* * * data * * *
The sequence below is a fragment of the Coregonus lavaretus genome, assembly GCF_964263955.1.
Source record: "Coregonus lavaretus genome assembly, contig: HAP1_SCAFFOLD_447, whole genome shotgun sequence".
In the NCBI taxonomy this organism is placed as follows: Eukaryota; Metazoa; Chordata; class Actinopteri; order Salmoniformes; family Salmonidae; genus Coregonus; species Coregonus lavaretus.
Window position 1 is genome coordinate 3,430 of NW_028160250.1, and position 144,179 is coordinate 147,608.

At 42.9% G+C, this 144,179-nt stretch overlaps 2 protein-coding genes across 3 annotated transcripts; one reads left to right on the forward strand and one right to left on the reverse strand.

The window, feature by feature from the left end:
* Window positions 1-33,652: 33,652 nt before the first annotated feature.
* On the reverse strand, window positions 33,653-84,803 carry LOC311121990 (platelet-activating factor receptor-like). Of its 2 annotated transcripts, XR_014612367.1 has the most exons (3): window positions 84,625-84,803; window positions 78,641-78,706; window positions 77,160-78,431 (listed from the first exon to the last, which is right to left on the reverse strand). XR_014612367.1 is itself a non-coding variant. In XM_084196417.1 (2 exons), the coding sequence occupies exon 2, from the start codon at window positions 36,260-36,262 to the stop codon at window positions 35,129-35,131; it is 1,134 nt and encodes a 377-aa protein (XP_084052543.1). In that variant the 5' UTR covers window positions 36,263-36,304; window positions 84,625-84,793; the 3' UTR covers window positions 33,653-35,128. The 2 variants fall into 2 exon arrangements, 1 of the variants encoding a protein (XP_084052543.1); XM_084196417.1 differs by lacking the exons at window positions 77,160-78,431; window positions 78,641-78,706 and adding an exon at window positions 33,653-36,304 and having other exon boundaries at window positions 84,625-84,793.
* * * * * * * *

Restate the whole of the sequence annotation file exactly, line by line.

The sequence below is a fragment of the Coregonus lavaretus genome, assembly GCF_964263955.1.
Source record: "Coregonus lavaretus genome assembly, contig: HAP1_SCAFFOLD_447, whole genome shotgun sequence".
In the NCBI taxonomy this organism is placed as follows: Eukaryota; Metazoa; Chordata; class Actinopteri; order Salmoniformes; family Salmonidae; genus Coregonus; species Coregonus lavaretus.
Window position 1 is genome coordinate 3,430 of NW_028160250.1, and position 144,179 is coordinate 147,608.

At 42.9% G+C, this 144,179-nt stretch overlaps 2 protein-coding genes across 3 annotated transcripts; one reads left to right on the forward strand and one right to left on the reverse strand.

The window, feature by feature from the left end:
* Window positions 1-33,652: 33,652 nt before the first annotated feature.
* On the reverse strand, window positions 33,653-84,803 carry LOC311121990 (platelet-activating factor receptor-like). Of its 2 annotated transcripts, XR_014612367.1 has the most exons (3): window positions 84,625-84,803; window positions 78,641-78,706; window positions 77,160-78,431 (listed from the first exon to the last, which is right to left on the reverse strand). XR_014612367.1 is itself a non-coding variant. In XM_084196417.1 (2 exons), the coding sequence occupies exon 2, from the start codon at window positions 36,260-36,262 to the stop codon at window positions 35,129-35,131; it is 1,134 nt and encodes a 377-aa protein (XP_084052543.1). In that variant the 5' UTR covers window positions 36,263-36,304; window positions 84,625-84,793; the 3' UTR covers window positions 33,653-35,128. The 2 variants fall into 2 exon arrangements, 1 of the variants encoding a protein (XP_084052543.1); XM_084196417.1 differs by lacking the exons at window positions 77,160-78,431; window positions 78,641-78,706 and adding an exon at window positions 33,653-36,304 and having other exon boundaries at window positions 84,625-84,793.